The National: Best Contemporary Photography is a hybrid invitational and juried exhibition, anchored by photography standouts Melanie Walker, Raymond Thompson Jr., Morgan Barrie, Jack Sharkey, Karen Klinedinst, Ian van Coller, and Jeanette May. The call for entry, now live, is turning the lens toward the photographers, looking for talented artists from across the country who are pushing the boundaries of the medium with adventurous techniques and original subject matter. In terms of aesthetic quality, technical innovation, and cultural relevance, contemporary photography has increasingly proven its dominance as a 21st century art form.
With submissions for juried entries now open, we wanted to introduce our invited artists! Leading up to the submission deadline, June 19th, 2022, we’ll turn the lens on these photographers. Next up: Ian van Coller!
When I think of photographers like Mary Ellen Mark, Nan Goldin, and Dorothea Lange, I think of their portraiture and how they captured the times they were in; documenting difficult moments and making them impossible to ignore, from children smoking to the opioid epidemic and extreme poverty. Instead of photographing people, Ian van Coller captures the environmental issues we face today, even working with archeologists and geoscientists. In fact, when I first reached out to him all the way back in 2019, he told me he was out in the field in Antarctica with limited Internet access. The photograph featured in The National, Scheibreen Stratigraphy (Schei Glacier), depicts a massive glacier, stoic and proud, but also delicate considering the climate issues we’re facing today.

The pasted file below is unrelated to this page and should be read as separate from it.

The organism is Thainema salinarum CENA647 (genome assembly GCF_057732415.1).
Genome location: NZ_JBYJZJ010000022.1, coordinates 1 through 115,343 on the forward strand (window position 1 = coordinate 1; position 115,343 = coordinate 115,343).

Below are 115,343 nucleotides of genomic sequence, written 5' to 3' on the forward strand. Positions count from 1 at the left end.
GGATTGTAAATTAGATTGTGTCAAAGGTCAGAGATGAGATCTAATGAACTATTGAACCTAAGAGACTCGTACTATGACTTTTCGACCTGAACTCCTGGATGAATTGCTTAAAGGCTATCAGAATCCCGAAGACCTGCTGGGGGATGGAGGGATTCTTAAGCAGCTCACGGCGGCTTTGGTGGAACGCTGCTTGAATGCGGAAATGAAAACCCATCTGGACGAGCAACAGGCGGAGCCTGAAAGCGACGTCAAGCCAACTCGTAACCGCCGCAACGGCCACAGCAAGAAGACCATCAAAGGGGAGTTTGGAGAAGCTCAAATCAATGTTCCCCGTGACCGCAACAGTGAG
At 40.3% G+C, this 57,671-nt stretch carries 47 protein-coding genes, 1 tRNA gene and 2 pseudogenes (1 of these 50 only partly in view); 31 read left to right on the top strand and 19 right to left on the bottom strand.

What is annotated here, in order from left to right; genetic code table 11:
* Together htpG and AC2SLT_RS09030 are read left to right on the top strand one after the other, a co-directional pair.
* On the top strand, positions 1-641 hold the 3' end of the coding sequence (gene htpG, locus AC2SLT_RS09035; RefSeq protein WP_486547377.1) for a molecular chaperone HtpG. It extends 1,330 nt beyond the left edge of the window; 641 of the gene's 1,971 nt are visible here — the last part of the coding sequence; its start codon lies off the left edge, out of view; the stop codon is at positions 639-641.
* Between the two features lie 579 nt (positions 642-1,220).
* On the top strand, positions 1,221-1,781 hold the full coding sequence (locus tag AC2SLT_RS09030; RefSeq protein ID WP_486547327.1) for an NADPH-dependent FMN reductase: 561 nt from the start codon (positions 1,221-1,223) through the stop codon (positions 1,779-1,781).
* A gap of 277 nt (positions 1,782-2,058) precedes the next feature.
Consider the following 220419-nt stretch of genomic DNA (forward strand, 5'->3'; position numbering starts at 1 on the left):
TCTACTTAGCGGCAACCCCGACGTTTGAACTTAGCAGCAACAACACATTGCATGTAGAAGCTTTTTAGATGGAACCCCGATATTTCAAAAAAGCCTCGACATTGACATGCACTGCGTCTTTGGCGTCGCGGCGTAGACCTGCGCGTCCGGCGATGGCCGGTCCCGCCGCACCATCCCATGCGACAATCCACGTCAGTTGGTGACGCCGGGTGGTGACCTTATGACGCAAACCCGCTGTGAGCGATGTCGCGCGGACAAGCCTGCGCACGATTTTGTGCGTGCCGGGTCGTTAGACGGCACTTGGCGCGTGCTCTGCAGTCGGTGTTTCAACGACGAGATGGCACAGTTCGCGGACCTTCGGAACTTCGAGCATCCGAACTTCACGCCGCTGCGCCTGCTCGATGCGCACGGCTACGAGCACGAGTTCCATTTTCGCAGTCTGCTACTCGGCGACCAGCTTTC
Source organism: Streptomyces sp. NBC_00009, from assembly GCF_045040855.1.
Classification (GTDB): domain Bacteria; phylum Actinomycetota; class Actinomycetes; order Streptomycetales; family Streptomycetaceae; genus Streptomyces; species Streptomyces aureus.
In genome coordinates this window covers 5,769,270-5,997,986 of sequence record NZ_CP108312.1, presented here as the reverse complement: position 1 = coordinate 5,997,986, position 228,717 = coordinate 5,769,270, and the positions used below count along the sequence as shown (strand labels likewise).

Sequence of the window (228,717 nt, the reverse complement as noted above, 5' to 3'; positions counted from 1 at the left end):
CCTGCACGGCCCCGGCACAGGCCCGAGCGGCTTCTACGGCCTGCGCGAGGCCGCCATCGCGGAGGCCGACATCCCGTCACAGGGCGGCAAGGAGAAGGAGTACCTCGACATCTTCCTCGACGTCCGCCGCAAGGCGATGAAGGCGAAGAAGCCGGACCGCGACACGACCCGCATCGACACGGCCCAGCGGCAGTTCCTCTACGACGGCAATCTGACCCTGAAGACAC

“Ian van Coller was born in 1970, in Johannesburg, South Africa, and grew up in the country during a time of great political turmoil. These formative years became integral to the subject matter van Coller has pursued throughout his artistic career. His work has addressed complex cultural issues of both the apartheid and post-apartheid eras, especially with regards to cultural identity in the face of globalization, and the economic realities of everyday life.
Van Coller’s most recent work focuses on environmental issues related to climate change and deep time. These projects have centered on the production of large-scale artist books, as well as direct collaborations with paleo-climatologists.”
We are now accepting entries! Open through June 19th, 2022, submit your photo(s) now for the chance to have them displayed at the Museum alongside Ian van Coller’s work! The National will be on display September 17th, 2022-January 8th, 2023.